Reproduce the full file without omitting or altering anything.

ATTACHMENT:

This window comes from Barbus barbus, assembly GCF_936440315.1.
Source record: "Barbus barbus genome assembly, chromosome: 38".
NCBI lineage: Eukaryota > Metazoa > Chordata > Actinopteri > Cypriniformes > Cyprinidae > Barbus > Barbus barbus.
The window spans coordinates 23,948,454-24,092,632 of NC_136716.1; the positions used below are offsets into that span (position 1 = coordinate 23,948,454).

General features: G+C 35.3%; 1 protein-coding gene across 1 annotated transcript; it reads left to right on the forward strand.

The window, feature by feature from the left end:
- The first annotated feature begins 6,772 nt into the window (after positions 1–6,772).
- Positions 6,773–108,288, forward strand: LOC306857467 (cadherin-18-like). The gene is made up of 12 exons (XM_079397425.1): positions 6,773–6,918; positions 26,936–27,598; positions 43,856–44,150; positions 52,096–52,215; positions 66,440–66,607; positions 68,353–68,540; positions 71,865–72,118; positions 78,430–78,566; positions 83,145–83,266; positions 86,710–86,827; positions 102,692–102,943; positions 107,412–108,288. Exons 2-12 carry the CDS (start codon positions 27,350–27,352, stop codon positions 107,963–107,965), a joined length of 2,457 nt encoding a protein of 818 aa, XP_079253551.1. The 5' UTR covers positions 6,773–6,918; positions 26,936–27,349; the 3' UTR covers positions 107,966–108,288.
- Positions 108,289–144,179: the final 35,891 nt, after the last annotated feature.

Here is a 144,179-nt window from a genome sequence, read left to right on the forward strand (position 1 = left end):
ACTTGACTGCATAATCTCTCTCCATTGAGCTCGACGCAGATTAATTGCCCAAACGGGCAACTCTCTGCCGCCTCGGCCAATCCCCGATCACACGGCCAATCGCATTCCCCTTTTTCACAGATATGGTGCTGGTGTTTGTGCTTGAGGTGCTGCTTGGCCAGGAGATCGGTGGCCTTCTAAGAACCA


This window comes from Barbus barbus, assembly GCF_936440315.1.
Source record: "Barbus barbus genome assembly, chromosome: 38".
NCBI lineage: Eukaryota > Metazoa > Chordata > Actinopteri > Cypriniformes > Cyprinidae > Barbus > Barbus barbus.
The window spans coordinates 23,948,454-24,092,632 of NC_136716.1; the positions used below are offsets into that span (position 1 = coordinate 23,948,454).

General features: G+C 35.3%; 1 protein-coding gene across 1 annotated transcript; it reads left to right on the forward strand.

The window, feature by feature from the left end:
- The first annotated feature begins 6,772 nt into the window (after positions 1–6,772).
- Positions 6,773–108,288, forward strand: LOC306857467 (cadherin-18-like). The gene is made up of 12 exons (XM_079397425.1): positions 6,773–6,918; positions 26,936–27,598; positions 43,856–44,150; positions 52,096–52,215; positions 66,440–66,607; positions 68,353–68,540; positions 71,865–72,118; positions 78,430–78,566; positions 83,145–83,266; positions 86,710–86,827; positions 102,692–102,943; positions 107,412–108,288. Exons 2-12 carry the CDS (start codon positions 27,350–27,352, stop codon positions 107,963–107,965), a joined length of 2,457 nt encoding a protein of 818 aa, XP_079253551.1. The 5' UTR covers positions 6,773–6,918; positions 26,936–27,349; the 3' UTR covers positions 107,966–108,288.
- Positions 108,289–144,179: the final 35,891 nt, after the last annotated feature.

Here is a 144,179-nt window from a genome sequence, read left to right on the forward strand (position 1 = left end):
ACTTGACTGCATAATCTCTCTCCATTGAGCTCGACGCAGATTAATTGCCCAAACGGGCAACTCTCTGCCGCCTCGGCCAATCCCCGATCACACGGCCAATCGCATTCCCCTTTTTCACAGATATGGTGCTGGTGTTTGTGCTTGAGGTGCTGCTTGGCCAGGAGATCGGTGGCCTTCTAAGAACCA